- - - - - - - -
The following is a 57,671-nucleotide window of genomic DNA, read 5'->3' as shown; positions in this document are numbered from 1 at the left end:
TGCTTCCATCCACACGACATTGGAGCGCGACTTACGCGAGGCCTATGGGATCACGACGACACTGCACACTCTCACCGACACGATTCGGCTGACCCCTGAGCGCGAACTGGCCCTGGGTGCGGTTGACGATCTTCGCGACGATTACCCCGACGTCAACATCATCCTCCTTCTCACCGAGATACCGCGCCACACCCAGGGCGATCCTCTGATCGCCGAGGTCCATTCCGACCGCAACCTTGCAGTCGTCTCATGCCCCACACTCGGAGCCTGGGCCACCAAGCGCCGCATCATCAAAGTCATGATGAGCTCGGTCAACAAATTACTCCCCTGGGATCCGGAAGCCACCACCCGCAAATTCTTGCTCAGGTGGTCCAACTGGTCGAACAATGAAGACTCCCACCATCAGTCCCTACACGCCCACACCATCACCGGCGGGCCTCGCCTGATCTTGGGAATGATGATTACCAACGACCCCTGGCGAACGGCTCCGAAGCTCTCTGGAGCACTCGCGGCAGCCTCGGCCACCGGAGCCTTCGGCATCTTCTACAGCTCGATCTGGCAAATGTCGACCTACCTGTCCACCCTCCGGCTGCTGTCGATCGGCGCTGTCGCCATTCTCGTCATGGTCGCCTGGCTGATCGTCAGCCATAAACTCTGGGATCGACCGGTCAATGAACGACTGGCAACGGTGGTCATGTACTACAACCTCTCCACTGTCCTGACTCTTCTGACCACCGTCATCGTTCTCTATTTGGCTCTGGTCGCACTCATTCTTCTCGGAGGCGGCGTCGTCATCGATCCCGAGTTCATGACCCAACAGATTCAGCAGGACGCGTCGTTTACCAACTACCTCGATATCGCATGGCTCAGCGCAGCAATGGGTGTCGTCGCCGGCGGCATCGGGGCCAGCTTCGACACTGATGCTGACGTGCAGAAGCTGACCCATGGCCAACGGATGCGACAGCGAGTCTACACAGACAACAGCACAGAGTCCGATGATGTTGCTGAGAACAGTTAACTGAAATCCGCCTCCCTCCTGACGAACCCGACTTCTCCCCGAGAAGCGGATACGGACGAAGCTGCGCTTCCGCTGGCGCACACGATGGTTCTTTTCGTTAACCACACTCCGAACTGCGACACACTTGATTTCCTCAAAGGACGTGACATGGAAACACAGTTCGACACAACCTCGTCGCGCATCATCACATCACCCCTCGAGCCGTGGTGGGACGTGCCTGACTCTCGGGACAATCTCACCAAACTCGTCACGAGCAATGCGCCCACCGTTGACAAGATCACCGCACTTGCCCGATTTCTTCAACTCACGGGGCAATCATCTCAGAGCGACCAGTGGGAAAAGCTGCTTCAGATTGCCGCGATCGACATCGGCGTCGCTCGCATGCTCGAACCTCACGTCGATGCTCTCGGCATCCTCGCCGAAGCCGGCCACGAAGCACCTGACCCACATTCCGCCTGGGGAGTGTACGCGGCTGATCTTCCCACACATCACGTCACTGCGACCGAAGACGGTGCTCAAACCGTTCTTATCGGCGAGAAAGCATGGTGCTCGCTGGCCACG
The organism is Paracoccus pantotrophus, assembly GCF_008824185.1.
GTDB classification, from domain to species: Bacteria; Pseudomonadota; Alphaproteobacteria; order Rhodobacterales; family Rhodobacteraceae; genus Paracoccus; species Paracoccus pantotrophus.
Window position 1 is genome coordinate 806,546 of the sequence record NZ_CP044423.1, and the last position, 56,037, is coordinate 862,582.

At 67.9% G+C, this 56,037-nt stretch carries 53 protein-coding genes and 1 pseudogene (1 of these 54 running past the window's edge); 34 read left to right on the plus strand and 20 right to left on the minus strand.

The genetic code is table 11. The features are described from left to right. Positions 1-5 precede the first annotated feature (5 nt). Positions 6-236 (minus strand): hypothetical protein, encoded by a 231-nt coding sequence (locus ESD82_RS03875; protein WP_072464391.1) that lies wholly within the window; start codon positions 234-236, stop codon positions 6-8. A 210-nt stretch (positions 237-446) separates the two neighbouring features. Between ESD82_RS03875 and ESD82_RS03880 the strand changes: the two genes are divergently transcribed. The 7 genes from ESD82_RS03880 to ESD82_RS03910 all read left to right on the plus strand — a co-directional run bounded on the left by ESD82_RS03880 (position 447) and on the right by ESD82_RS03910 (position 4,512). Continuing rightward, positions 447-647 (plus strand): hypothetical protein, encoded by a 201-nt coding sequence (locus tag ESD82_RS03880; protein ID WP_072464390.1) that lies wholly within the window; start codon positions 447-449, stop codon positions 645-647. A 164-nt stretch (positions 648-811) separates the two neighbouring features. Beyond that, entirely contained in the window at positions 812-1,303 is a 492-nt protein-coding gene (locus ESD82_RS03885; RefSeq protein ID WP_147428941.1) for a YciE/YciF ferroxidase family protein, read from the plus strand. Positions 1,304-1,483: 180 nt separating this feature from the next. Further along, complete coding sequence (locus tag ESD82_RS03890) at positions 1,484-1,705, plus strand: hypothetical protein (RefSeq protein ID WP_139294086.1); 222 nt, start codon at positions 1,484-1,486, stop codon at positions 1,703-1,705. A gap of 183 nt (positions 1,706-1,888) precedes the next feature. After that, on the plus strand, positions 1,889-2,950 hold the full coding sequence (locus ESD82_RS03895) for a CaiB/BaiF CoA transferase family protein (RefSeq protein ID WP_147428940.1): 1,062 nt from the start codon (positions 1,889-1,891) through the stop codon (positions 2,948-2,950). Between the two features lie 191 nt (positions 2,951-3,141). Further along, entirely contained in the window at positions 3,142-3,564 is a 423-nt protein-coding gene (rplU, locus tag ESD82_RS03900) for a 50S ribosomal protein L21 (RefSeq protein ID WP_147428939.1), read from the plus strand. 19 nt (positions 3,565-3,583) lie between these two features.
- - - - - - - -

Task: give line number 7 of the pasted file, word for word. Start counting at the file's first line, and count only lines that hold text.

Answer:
The genetic code is table 11. The features are described from left to right. Positions 1-5 precede the first annotated feature (5 nt). Positions 6-236 (minus strand): hypothetical protein, encoded by a 231-nt coding sequence (locus ESD82_RS03875; protein WP_072464391.1) that lies wholly within the window; start codon positions 234-236, stop codon positions 6-8. A 210-nt stretch (positions 237-446) separates the two neighbouring features. Between ESD82_RS03875 and ESD82_RS03880 the strand changes: the two genes are divergently transcribed. The 7 genes from ESD82_RS03880 to ESD82_RS03910 all read left to right on the plus strand — a co-directional run bounded on the left by ESD82_RS03880 (position 447) and on the right by ESD82_RS03910 (position 4,512). Continuing rightward, positions 447-647 (plus strand): hypothetical protein, encoded by a 201-nt coding sequence (locus tag ESD82_RS03880; protein ID WP_072464390.1) that lies wholly within the window; start codon positions 447-449, stop codon positions 645-647. A 164-nt stretch (positions 648-811) separates the two neighbouring features. Beyond that, entirely contained in the window at positions 812-1,303 is a 492-nt protein-coding gene (locus ESD82_RS03885; RefSeq protein ID WP_147428941.1) for a YciE/YciF ferroxidase family protein, read from the plus strand. Positions 1,304-1,483: 180 nt separating this feature from the next. Further along, complete coding sequence (locus tag ESD82_RS03890) at positions 1,484-1,705, plus strand: hypothetical protein (RefSeq protein ID WP_139294086.1); 222 nt, start codon at positions 1,484-1,486, stop codon at positions 1,703-1,705. A gap of 183 nt (positions 1,706-1,888) precedes the next feature. After that, on the plus strand, positions 1,889-2,950 hold the full coding sequence (locus ESD82_RS03895) for a CaiB/BaiF CoA transferase family protein (RefSeq protein ID WP_147428940.1): 1,062 nt from the start codon (positions 1,889-1,891) through the stop codon (positions 2,948-2,950). Between the two features lie 191 nt (positions 2,951-3,141). Further along, entirely contained in the window at positions 3,142-3,564 is a 423-nt protein-coding gene (rplU, locus tag ESD82_RS03900) for a 50S ribosomal protein L21 (RefSeq protein ID WP_147428939.1), read from the plus strand. 19 nt (positions 3,565-3,583) lie between these two features.